A new approach to refugee integration bears fruit in Rwanda
Back in her native Democratic Republic of the Congo, 42-year-old Clementine Bugenimana scraped by as a trader selling foodstuffs. Now a refugee in Rwanda, she has learned how to farm through a programme that is putting food on the table and money in her pocket.
“This project has really changed my life,” she says. “I don’t have to buy maize anymore. I have savings from the money made from farming, which helps me take care of my children.”
At Mugombwa refugee camp, the mother of six works alongside her Rwandan neighbours at the Misizi Marshlands project, an agricultural initiative funded by the IKEA Foundation and supported by the Government of Rwanda.
The programme allocated over 50 hectares of land for some 1,400 refugees and Rwandans to farm together.
Together with her Rwandan friend Mushimiyima Yasinne, she is growing beans and maize in the rich soil, and helping manage the piggeries and poultry farms which are part of the project.
Her new-found success is not accidental. Rwanda hosts over 126,000 refugees and has made notable strides towards improving their lives and that of their host communities as it enacts pledges it made at the Global Refugee Forum in 2019.
“This project has really changed my life.”
Seeking to empower refugees at a time of record global displacement, participants at the multi-sectoral Forum promised to create job opportunities, school places for refugee children, clean energy, infrastructure and better support for host communities and countries, as well as long term solutions like voluntary repatriation and resettlement.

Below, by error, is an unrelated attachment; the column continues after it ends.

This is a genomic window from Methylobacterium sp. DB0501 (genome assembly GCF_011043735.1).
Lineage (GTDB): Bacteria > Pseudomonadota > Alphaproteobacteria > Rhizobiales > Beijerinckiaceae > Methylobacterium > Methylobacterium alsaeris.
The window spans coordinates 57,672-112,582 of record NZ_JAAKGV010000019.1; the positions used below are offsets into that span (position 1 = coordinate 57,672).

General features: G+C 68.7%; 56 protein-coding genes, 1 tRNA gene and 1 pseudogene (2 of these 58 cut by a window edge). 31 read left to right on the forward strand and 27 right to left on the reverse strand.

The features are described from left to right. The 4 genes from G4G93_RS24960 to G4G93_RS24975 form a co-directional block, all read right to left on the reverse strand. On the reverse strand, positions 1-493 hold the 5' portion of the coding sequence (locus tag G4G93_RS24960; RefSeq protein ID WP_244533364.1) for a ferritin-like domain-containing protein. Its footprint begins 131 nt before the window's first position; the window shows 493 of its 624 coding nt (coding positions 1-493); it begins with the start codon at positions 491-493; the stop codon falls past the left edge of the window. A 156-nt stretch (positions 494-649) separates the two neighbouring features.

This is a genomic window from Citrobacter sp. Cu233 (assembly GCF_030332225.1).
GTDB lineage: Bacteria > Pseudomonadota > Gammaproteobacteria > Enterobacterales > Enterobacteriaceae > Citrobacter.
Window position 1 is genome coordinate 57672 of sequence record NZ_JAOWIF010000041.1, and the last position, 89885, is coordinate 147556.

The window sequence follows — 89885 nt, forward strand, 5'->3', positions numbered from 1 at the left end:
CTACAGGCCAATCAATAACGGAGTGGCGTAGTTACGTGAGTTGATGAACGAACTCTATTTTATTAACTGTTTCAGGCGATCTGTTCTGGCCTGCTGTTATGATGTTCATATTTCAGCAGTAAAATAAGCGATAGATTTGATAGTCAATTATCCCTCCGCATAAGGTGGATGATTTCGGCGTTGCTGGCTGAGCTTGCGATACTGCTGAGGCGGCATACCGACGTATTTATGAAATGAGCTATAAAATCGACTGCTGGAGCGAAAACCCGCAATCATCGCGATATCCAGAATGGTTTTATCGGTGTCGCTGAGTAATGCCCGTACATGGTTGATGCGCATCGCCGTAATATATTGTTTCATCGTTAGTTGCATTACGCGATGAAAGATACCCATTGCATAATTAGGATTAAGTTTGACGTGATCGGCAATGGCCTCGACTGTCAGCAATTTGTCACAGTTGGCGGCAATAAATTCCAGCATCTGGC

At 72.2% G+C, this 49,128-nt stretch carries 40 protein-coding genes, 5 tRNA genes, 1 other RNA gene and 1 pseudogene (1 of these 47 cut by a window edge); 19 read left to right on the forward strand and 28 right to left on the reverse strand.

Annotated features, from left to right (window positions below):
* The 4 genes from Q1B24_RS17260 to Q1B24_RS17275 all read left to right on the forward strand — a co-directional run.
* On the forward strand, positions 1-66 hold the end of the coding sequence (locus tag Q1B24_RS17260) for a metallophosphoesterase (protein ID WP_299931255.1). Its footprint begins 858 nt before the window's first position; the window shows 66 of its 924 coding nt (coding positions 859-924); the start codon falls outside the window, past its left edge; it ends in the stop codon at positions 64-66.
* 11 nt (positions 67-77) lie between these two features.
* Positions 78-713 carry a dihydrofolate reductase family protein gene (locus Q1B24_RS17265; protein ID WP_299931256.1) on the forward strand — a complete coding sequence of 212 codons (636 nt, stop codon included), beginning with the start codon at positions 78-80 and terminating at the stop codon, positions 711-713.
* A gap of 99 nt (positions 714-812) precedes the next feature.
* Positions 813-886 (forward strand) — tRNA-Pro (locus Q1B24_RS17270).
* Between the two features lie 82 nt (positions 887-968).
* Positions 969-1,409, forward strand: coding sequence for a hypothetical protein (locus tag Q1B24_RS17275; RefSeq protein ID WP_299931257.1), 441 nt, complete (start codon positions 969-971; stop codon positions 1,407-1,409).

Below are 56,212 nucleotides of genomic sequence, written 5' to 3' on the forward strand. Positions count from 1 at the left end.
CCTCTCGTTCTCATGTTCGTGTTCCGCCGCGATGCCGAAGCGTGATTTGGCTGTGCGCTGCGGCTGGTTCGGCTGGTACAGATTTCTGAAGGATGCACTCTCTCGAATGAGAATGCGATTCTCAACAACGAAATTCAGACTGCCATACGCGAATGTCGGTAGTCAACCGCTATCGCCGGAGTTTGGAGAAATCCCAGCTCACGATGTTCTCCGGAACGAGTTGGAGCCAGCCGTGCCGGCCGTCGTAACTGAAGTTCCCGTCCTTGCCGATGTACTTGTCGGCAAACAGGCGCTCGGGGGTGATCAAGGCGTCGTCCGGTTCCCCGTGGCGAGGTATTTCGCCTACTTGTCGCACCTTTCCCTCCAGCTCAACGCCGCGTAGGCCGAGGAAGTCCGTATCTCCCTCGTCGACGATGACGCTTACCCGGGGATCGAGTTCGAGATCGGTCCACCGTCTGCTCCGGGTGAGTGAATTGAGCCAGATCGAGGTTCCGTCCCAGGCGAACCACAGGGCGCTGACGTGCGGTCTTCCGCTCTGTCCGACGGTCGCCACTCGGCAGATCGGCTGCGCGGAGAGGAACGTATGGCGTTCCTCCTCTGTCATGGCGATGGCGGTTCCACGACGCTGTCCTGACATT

The Misizi marshland project is just one of several initiatives that was launched in Rwanda to meet these objectives. And two years on, a first High Level Officials Meeting, on 14 and 15 December, will provide a temperature check of progress made by various states and actors in fulfilment of the Forum and the 2018 Global Compact on Refugees (GCR).
Participants will identify progress, challenges and where further engagement is needed to increase support, self-reliance and access to solutions for refugees, taking into consideration the challenges posed by the COVID-19 pandemic.
In Rwanda, strides are not just being made in livelihoods. Around 200 kilometres east of Mugombwa near Rwanda’s border with Tanzania lies Mahama camp – home to more than 55,000 refugees – where Burundian refugee Ntariteka Moise, 36, is making a difference to young people through education.
Moise found safety in Rwanda six years ago. Back home, he was an English and Literature student at a local university.
“I continued with my university studies in Rwanda and graduated with a bachelor’s degree,” he says proudly.
He got a job as a teacher at G.S. Paysannat School near Mahama camp, and less than a year later, the school was upgraded to accommode both refugee and Rwandan students as part of Rwanda’s efforts to integrate refugees in the national education system.
The school suffered from severe overcrowding, with over 100 students per class. But thanks to a school expansion project funded by UNHCR, the UN Refugee Agency, over 200 new classrooms were constructed, more than doubling the total and reducing the number of pupils per class to 70.